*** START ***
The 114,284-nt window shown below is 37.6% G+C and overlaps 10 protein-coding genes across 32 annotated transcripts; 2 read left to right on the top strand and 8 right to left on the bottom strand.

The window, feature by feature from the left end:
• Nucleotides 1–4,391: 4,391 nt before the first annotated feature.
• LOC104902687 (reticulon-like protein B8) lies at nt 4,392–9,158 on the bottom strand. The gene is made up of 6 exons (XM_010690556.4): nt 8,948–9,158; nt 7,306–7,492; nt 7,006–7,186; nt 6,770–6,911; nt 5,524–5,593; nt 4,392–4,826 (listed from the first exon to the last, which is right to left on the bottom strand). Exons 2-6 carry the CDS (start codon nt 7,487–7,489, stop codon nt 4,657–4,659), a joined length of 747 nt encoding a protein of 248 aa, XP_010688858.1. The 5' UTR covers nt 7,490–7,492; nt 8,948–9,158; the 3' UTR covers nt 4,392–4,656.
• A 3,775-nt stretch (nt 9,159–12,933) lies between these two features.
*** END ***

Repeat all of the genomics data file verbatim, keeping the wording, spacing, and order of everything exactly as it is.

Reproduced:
The 114,284-nt window shown below is 37.6% G+C and overlaps 10 protein-coding genes across 32 annotated transcripts; 2 read left to right on the top strand and 8 right to left on the bottom strand.

The window, feature by feature from the left end:
• Nucleotides 1–4,391: 4,391 nt before the first annotated feature.
• LOC104902687 (reticulon-like protein B8) lies at nt 4,392–9,158 on the bottom strand. The gene is made up of 6 exons (XM_010690556.4): nt 8,948–9,158; nt 7,306–7,492; nt 7,006–7,186; nt 6,770–6,911; nt 5,524–5,593; nt 4,392–4,826 (listed from the first exon to the last, which is right to left on the bottom strand). Exons 2-6 carry the CDS (start codon nt 7,487–7,489, stop codon nt 4,657–4,659), a joined length of 747 nt encoding a protein of 248 aa, XP_010688858.1. The 5' UTR covers nt 7,490–7,492; nt 8,948–9,158; the 3' UTR covers nt 4,392–4,656.
• A 3,775-nt stretch (nt 9,159–12,933) lies between these two features.